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Sean of the South
I prayed for you tonight. Before bed. I’m serious.
I don’t get down on my knees or do anything crazy like that. I don’t kneel. Namely, because if I knelt I wouldn’t be getting up again without the assistance of EMTs.
So you might be wondering what I prayed for. Well, that’s easy. I prayed for you to laugh. That’s how I start every prayer for you.
I can’t know what you’re going through right now, nor how badly you hurt. But I know one thing: there is no better feeling than laughter.
I prayed this for Dan and his wife, Freida, who have practically been living at the oncologist’s office recently. I pray this for my cousin Cosby, and for my cousin Bentley, to laugh so hard they spill their beers.
I prayed for the family of the guy down the street—the ambulance was at their house today, and everyone was in the yard weeping as a covered gurney was wheeled away.
Also, I pray tomorrow will be better than today.
I don’t care if today was a decent day, I pray tomorrow is off the chain. I pray that you have a brief moment of awareness tomorrow, as you eat your PBJ, or your Swiss Cake rolls, wherein you say to yourself, “Man, this is a pretty good day.”
I pray this for my friend Loe, who just lost her nephew. And for Regina, whose grandson has been fighting for his life. I pray this for Mark, whose dad is now on hospice care. For Laney (6 years old) whose dog died. And for Jon (15) who has his very first date with his very first female on Friday.
And normalcy. That’s a big one. I also pray for you to have some normalcy.
There is no sensation more wonderful than feeling normal. Normal enough to read a book, or watch reruns, or to eat Captain Crunch for supper, or Blue Bell for lunch.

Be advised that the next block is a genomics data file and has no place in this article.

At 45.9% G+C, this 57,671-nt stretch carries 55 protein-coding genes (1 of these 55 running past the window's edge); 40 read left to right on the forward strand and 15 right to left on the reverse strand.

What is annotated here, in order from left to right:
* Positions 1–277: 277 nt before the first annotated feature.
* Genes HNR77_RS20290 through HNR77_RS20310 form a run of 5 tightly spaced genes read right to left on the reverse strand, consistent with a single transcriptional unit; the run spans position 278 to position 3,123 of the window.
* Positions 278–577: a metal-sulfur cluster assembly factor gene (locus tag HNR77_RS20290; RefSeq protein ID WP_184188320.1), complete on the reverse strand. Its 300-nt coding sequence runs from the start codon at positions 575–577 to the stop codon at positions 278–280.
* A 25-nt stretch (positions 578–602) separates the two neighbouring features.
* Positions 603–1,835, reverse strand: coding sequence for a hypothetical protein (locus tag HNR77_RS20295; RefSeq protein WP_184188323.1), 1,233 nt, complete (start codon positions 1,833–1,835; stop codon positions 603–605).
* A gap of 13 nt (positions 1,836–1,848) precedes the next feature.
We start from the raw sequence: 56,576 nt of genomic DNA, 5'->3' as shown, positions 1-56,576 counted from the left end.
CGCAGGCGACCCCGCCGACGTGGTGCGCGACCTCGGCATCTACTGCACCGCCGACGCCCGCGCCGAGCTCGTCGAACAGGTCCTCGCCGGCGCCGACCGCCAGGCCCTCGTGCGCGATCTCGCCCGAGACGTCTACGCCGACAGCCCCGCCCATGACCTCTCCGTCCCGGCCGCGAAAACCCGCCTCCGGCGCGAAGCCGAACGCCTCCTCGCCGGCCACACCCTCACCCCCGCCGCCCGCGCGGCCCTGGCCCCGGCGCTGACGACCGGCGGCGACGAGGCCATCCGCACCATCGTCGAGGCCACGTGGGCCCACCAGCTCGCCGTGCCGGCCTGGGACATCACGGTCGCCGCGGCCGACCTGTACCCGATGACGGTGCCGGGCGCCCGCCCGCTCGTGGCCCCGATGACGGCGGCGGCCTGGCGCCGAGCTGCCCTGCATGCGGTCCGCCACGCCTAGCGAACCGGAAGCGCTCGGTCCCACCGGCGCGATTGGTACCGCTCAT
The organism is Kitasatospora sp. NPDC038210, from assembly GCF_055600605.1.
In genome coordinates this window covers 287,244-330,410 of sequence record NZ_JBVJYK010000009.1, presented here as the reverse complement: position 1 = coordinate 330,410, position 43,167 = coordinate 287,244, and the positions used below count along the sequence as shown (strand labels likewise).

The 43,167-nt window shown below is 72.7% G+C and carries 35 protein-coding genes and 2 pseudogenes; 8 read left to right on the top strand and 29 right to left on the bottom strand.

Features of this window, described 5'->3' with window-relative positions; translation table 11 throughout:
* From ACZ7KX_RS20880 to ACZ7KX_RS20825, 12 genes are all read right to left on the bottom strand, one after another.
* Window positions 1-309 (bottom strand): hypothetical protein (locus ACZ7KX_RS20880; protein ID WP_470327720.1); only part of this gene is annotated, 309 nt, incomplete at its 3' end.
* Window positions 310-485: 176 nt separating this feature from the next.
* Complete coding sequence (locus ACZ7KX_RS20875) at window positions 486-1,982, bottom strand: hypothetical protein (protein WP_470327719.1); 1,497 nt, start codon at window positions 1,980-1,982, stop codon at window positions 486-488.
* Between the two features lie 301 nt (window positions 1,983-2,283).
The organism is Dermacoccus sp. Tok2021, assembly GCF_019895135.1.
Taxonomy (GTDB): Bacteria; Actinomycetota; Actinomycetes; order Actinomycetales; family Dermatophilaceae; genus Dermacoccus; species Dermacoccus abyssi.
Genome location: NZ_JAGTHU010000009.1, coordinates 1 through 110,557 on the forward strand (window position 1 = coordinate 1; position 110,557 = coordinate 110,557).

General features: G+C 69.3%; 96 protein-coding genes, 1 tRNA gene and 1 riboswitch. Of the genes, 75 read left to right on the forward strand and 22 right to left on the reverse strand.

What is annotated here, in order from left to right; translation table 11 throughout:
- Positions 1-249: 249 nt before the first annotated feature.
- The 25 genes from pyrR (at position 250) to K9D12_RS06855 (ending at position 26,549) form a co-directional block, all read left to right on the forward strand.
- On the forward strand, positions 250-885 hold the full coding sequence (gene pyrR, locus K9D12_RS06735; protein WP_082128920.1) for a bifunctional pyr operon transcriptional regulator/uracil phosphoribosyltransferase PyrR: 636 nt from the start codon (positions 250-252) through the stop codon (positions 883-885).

When the Spanish conquistador Ponce de León was roaming Florida, chasing the Fountain of Youth, I believe he was actually chasing normalcy. He was not aware of this obvious fact because he was, of course, an idiot. Anyone who chases the Fountain of Youth is.
But think about it. Youth itself is just a bunch of wonderfully normal days. In fact, the feeling of normalcy is so promisingly glorious, I’m not sure whether it exists.
Which is why I pray for this. Because I’m hoping for miracles.
I pray always for Becca, Helen Andrews, for Keloth Anne, Linda Moon, Lynn Webster, and my dear friend Sheila. For Amy, you know who you are. For Steve and Elvira, introvertism is a serious condition.
I pray normalcy may find Susan, who is awaiting custody of her abused grandson. I pray normalcy for Henry (9) who is still getting use to his wheelchair, and for Mickey, who finds himself a sudden bachelor after 47 years of marriage.
For my friend Michelle Matthews, because she is beautiful.
For Maria and Besty, two estranged sisters who just started talking again after 21 years. For Carolyn, my editor, who is, tragically, forced to repeatedly read my work.
For Kelly, who is contemplating suicide. For Bill, who is not doing well with chemotherapy. For Anthony, who is going through opiate withdrawals.
For Stephanie, who feels alone because she is now a 42-year-old orphan. For my mother’s hip pain.
For Gregory, who doesn’t know whether his daughter will survive the risky surgery for which he just signed the consent forms. For Anna (16), who just put her baby up for adoption.
But most of all, I pray for you.
Yes, you. Since I don’t know you, I can’t know exactly what to pray for. So all I can do is think about you.
Which is what I’m doing. I am imagining you, playing on your phone, reading these feeble words. You’re wondering if the yahoo who wrote this paragraph is a nutcake.
“This is just some guy on the Internet,” you’re thinking. “There’s no way this guy’s prayers can do anything for me personally. What a total boob.”
Well, you’re wrong, friend. I am not a total boob. Only a partial one.
Words are powerful. Words are ideas. And ideas are thoughts. And all thoughts are unseen things which exist outside the natural world. And anything existing outside the natural world is, by definition, supernatural.
So although I can’t know exactly what you need right now, or how badly you’re suffering, I know these prayerful words are not just pixels on a screen. Not if you agree with them.
Because, you see, if you actually agree with these words, they cease being mere words, and they become something otherworldly.
Maybe you think that’s a stupid thing to say. And well, maybe it is stupid. But then, maybe I’m just stupid enough to believe that if two people on earth agree about anything they ask for, it will be done for them.